The Rev. Jerry Falwell and his flock were dismayed by Judge Wilkinson’s dissent from a denial of a rehearing en banc in Falwell v. Flint (1986). He maintained Hustler magazine, despite its celebration of decadence, deserved the full protection of the First Amendment in viciously insinuating Mr. Falwell was a moral hypocrite. In reasoning subsequently embraced by the Supreme Court, Judge Wilkinson amplified: “Political satire and parody aim to distress. This genre of commentary depends upon distortion and discomfiture for its effect. The best political humor may be in bad taste. The cartoonist’s nightmare may be that the intended victim of all his insult and ridicule indeed fails to suffer emotional distress, but instead finds the whole thing merely funny and calls up the cartoonist, not to complain, but to ask for the original.”

On the vexing matter of religion, Judge Wilkinson has exhibited admirable deftness. In United States v. Bakker (1991), he overturned a sentence imposed on James O. Bakker because the trial judge had been provoked by the charlatan’s disgracing of religion: “[Bakker] had no thought whatsoever about his victims and those of us who have a religion are ridiculed as being saps from money-grubbing preachers or priests.” Judge Wilkinson retorted: “Our Constitution, of course, does not require a person to surrender his or her religious beliefs upon the assumption of judicial office. Courts, however, cannot sanction sentencing procedures that create the perception of the bench as a pulpit from which judges announce their personal sense of religiosity and simultaneously punish defendants for offending it.”

On the other hand, Judge Wilkinson concluded in EEOC v. Roman Catholic Diocese of Raleigh (2000), that musical ministry and teaching positions in religious organizations are exempt by the “ministerial exception” to employment discrimination laws as a legitimate accommodation to freedom of religion. He explained: “We refuse to demote music below other liturgical forms or to sever it from its spiritual moorings. … Whether spoken or sung, psalms lift eyes unto the hills. It is not for us to place the oratorios of Handel, the cantatas of Bach, or the simplest of hymns beneath the reading of the sacred texts from which they draw.”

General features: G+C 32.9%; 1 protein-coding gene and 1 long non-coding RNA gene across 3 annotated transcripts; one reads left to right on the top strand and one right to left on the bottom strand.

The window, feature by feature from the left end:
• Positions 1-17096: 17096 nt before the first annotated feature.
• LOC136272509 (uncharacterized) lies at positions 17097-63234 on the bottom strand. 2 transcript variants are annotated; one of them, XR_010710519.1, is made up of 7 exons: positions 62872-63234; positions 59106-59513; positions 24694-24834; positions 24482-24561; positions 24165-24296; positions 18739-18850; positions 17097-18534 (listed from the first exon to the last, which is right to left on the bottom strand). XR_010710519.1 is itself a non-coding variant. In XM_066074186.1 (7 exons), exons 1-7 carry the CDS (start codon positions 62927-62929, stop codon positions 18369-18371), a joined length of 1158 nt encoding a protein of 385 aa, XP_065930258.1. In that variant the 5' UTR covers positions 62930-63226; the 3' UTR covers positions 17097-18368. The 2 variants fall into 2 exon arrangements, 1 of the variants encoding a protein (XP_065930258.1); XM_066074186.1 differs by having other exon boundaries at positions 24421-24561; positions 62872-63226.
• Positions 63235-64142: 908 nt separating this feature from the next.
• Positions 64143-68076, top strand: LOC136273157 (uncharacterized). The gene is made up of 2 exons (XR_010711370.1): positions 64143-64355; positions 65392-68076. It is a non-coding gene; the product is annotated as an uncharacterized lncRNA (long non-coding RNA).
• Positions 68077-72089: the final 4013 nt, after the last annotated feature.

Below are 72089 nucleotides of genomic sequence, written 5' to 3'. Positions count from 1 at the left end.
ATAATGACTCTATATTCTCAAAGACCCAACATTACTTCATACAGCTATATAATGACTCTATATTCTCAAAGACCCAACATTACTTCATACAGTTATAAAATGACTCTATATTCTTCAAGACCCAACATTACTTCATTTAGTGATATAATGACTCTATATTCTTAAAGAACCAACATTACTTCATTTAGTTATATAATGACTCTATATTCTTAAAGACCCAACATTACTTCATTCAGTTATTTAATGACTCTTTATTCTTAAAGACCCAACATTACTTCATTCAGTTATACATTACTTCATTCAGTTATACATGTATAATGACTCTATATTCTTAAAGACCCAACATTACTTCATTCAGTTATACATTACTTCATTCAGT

Judge Wilkinson defended federalism in holding the Violence Against Women Act update beyond the Commerce Clause power of Congress, but sustained the constitutionality of the Endangered Species Act. He deplored the casual employment of racial or ethnic preferences in J.A. Croson Co. v. City of Richmond (1987). But above all, Judge Wilkinson, like Socrates’ wise man, knows what he doesn’t know, and knows judges are not God Almighty. He reflected in Planned Parenthood v. Cambos (1998): “[J]udges, no less than astronomers, have but a blurred, imperfect gaze upon the objects of their passions. … [They] do not have all the answers to such questions as: When does human life begin? Where does the role of the state in intimate decisions end? … On matters touching profound moral beliefs and intimate human freedom, a democratic system holds forth no prospect of agreement. What it does promise is a compromise that disenfranchises no one and that, though fully satisfactory to few, may be partly satisfactory to many.”

In sum, Judge Wilkinson is a judge’s judge. His appointment as chief justice would be a national treasure.

Bruce Fein is a constitutional lawyer and international consultant with Bruce Fein & Associates and the Lichfield Group. He has published “Advice & Consent” addressing the filibuster and judicial appointments.